An interview with Stephanie Welder, an independent educational consultant
This month, the Alice Paul Institute’s Girls Leadership Council had the pleasure of hosting a variety of professionals across numerous fields for their much-anticipated Mentor Night. We sat down with a handful of mentors from the series to discuss their thoughts on mentorship, their advice for young professionals, their work environments, and more.
This content has been edited for clarity.
Describe your field and the role you play. Please include any relevant educational background, training, experience, certifications, etc.
Stephanie Welder: I’m an independent educational consultant who helps students prepare documents for college applications and for job acquisition. As a member of the IECA (Independent Educational Consultants Association) I’m held to high professional standards and have access to up-to-the-minute information on college admissions. My master’s degree in counseling for higher education provides tools to help my clients identify their goals, preferences, strengths, and mindset.
Did you have a professional mentor? If so, please describe how this relationship impacted your career.
Stephanie Welder: Fortunately, I’ve been mentored by my colleagues in the IECA and Pennsylvania Career Development Association. Mentoring is an ongoing reciprocal relationship.
How do you believe mentorships can be a valuable asset for young women beginning their professional careers?
Stephanie Welder: Mentors can be guides who help the mentee acquire the skills and the network to progress in their careers. This is particularly important for women who tend toward getting along rather than taking strategic steps to advance. I recommend finding someone to help with tips for negotiating a higher starting salary; starting salary is a determinant of future income.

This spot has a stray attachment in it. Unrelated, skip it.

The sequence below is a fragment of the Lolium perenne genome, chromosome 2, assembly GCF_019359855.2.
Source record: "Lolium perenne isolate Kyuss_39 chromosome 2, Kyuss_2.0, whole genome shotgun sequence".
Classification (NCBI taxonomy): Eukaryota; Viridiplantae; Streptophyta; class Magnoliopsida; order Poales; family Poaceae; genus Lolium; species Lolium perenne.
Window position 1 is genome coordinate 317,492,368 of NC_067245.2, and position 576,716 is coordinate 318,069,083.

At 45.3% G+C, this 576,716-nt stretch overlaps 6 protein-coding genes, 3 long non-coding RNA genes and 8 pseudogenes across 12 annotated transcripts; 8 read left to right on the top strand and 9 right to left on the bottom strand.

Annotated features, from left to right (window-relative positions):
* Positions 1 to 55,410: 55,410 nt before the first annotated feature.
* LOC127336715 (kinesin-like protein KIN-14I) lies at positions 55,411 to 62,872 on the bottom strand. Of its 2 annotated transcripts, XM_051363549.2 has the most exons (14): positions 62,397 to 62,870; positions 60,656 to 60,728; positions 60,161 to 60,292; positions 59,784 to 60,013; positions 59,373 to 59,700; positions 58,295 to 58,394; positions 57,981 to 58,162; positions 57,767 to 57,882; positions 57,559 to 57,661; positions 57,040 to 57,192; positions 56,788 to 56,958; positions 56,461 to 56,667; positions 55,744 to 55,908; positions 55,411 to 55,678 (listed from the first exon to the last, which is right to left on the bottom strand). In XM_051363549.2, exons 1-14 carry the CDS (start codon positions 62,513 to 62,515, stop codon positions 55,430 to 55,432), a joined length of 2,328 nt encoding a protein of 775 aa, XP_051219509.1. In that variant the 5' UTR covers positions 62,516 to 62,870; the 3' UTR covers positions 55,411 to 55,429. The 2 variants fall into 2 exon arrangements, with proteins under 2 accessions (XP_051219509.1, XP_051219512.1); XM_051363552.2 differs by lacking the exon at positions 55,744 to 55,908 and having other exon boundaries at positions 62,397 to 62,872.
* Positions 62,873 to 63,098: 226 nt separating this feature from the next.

What advice would you give to your younger self about going into the workforce?
Stephanie Welder: Start by doing something that you love but don’t be afraid to take a leap into something new.
Did your gender ever pose an obstacle to you in your career journey? If so, please describe.
Stephanie Welder: Gender was less an obstacle than was hesitation over making a career move when I didn’t have someone to tell me to go for it.
Do you feel your field embraces diversity? If not, how do you hope to see things improve in the future?
Stephanie Welder: Yes! Educational consulting advocates for broadening access and promoting under-represented candidates.
What are your professional goals for the future?
Stephanie Welder: One of my goals for 2022 is to create new paths to deliver my work to potential clients.
What is one thing you hope the GLC girls take away from meeting you?
Stephanie Welder: Girls, you are “enough” just as you are. Try new things, take risks, seek advice. Never fear failure; it’s the best learning tool. Pick yourself up and start again.
Everyone benefits from having an expert in their corner, especially when starting something as fluid as college admissions or getting a job. In 13 application seasons as owner of Access College and Career Consultants, LLC, Stephanie Welder has learned how to navigate applications by visiting 450 colleges, creating relationships in admissions offices, and staying on top of trends; she’s monitored changes in how colleges build a class and changes that affect the jobs that graduates are getting. Welder’s previous experiences as a counselor and teacher have built upon one another enriching her understanding of how doors unlock when we are open to walking through them. Her ideal clients come to her to explore who they want to become and strategize how to get there. Together they prep and polish their application materials.